Sleep Study Signals and Measurement
Oxygen Saturation –
ARES captures blood oxygen
saturation and pulse rate using reflectance pulse oximetry. The
ARES oximeter was designed specifically for the diagnosis of
OSA, which involves the detections and quantification of brief
desaturations and resaturations. It measures oxyhemoglobin
saturation in 0.1% increments rather than the typical 1%, which
allows identification of small but important changes in
Airflow (nasal pressure) –
Changes in air pressure
are measured with a pressure transducer connected to the nasal
opening via a nasal cannula. Decreases and increases in flow of
50% or more are automatically identified and marked as hypopneas
and cessations of airflow for at least 10 seconds are marked as
Pulse Rate –
ARES uses reflectance
pulse oximetry to measure pulse rate. Limited smoothing of pulse
rate signal increases capability of ARES Insight software to
recognize brief changes in pulse rate (e.g.,
Brady-tachycardias). These changes in pulse rate are recognized
markers of arousal.
Snoring is recorded with a
calibrated acoustic microphone so that the level of loudness can
be precisely quantified. Changes in snoring patterns and
crescendo snoring are automatically recognized and used as
markers of a respiratory-related arousals.
Head Position/Movement –
Head position indicates
the position of the pharynx and is used to determine the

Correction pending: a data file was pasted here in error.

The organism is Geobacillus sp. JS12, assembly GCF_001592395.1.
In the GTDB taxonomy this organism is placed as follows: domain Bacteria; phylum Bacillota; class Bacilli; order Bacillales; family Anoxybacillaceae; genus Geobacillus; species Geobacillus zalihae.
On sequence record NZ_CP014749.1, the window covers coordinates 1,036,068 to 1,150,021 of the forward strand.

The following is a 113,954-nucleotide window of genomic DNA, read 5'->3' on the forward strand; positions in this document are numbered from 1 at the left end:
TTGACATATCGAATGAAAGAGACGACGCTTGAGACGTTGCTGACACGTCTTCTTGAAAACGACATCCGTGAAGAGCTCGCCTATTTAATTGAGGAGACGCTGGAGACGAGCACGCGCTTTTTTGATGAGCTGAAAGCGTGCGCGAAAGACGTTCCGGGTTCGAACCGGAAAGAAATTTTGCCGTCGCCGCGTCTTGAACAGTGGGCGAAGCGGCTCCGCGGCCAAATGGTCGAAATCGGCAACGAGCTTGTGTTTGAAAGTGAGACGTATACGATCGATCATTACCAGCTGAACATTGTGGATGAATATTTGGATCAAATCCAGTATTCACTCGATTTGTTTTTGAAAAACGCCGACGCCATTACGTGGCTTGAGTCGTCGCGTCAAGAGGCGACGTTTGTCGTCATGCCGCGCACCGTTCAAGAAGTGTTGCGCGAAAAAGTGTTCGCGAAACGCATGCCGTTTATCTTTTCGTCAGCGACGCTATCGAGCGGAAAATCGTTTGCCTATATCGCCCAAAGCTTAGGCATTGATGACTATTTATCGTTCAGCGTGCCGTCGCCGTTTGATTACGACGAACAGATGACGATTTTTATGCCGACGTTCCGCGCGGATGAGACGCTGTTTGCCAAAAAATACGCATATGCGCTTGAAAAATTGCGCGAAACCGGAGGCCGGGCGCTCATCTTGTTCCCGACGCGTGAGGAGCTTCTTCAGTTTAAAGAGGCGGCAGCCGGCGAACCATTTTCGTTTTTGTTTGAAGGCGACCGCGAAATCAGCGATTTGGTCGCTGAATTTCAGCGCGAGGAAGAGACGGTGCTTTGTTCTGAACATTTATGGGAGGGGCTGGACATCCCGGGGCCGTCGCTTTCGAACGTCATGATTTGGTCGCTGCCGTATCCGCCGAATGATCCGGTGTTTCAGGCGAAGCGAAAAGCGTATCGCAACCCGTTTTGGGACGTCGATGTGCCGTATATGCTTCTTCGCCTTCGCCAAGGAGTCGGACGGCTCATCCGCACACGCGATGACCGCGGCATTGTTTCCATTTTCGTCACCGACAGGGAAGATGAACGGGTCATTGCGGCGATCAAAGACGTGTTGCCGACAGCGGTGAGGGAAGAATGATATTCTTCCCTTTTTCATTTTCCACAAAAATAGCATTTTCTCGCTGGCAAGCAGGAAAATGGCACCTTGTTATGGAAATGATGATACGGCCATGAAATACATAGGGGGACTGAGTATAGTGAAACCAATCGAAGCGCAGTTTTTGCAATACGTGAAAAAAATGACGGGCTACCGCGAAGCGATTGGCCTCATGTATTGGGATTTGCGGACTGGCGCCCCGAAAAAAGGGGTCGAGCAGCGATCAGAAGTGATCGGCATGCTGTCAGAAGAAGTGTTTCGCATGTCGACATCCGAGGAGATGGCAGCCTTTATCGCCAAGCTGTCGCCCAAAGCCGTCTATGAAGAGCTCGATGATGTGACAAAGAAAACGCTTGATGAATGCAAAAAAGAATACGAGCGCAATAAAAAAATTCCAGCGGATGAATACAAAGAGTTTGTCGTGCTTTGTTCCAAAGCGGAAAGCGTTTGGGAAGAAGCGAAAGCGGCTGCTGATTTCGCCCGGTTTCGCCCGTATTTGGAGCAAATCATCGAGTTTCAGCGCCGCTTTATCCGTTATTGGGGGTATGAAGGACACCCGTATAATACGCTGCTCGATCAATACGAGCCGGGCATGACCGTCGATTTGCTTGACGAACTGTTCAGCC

positionality of obstructive events. Understanding the influence
of position on the severity of the OSA is useful in making
treatment decisions. Head movement is measured using
accelerometers similar to those used for actigraphy. Head
movement is a unique signal identified by ARES as a marker of
respiratory related arousal.
ARES measures sleep
behaviorally by combining the detection of subtle movements
through actigraphy, with variability of the airflow signal and
recognition of snoring.
ARES distinguishes REM
from NREM using EEG, EOG and EMG signals derived from two
electrodes placed at FP1 and FP2 on the forehead.
Apnea/Hypopnea Index (AHI)
ARES determines AHI by
adding the number of apneas and hypopneas per hour, where there
is a 4% oxygen desaturation.
Index (RDI) –
ARES measures RDI by
adding the number of apneas and hypopneas per hour, where the
hypopneas require a 1% oxygen desaturation/resaturation and at
least one behavioral arousal indicator.